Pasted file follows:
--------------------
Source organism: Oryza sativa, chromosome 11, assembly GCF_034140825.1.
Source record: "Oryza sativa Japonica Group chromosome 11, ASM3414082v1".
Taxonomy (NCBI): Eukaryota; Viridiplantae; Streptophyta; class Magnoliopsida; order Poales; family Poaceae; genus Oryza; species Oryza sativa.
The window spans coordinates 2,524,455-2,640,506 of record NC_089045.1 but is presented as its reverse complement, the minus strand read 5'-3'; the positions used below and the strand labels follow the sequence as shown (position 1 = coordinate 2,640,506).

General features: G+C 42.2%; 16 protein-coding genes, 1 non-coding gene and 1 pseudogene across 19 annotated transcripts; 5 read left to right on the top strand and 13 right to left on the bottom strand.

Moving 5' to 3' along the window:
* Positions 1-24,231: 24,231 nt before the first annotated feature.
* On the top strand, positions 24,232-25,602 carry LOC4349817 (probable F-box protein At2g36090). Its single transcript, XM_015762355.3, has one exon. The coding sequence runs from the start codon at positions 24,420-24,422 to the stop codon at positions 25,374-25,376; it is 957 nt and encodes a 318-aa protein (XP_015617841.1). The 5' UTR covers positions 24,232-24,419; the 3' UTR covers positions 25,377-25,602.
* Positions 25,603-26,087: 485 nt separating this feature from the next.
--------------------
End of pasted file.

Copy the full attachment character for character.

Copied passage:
Source organism: Oryza sativa, chromosome 11, assembly GCF_034140825.1.
Source record: "Oryza sativa Japonica Group chromosome 11, ASM3414082v1".
Taxonomy (NCBI): Eukaryota; Viridiplantae; Streptophyta; class Magnoliopsida; order Poales; family Poaceae; genus Oryza; species Oryza sativa.
The window spans coordinates 2,524,455-2,640,506 of record NC_089045.1 but is presented as its reverse complement, the minus strand read 5'-3'; the positions used below and the strand labels follow the sequence as shown (position 1 = coordinate 2,640,506).

General features: G+C 42.2%; 16 protein-coding genes, 1 non-coding gene and 1 pseudogene across 19 annotated transcripts; 5 read left to right on the top strand and 13 right to left on the bottom strand.

Moving 5' to 3' along the window:
* Positions 1-24,231: 24,231 nt before the first annotated feature.
* On the top strand, positions 24,232-25,602 carry LOC4349817 (probable F-box protein At2g36090). Its single transcript, XM_015762355.3, has one exon. The coding sequence runs from the start codon at positions 24,420-24,422 to the stop codon at positions 25,374-25,376; it is 957 nt and encodes a 318-aa protein (XP_015617841.1). The 5' UTR covers positions 24,232-24,419; the 3' UTR covers positions 25,377-25,602.
* Positions 25,603-26,087: 485 nt separating this feature from the next.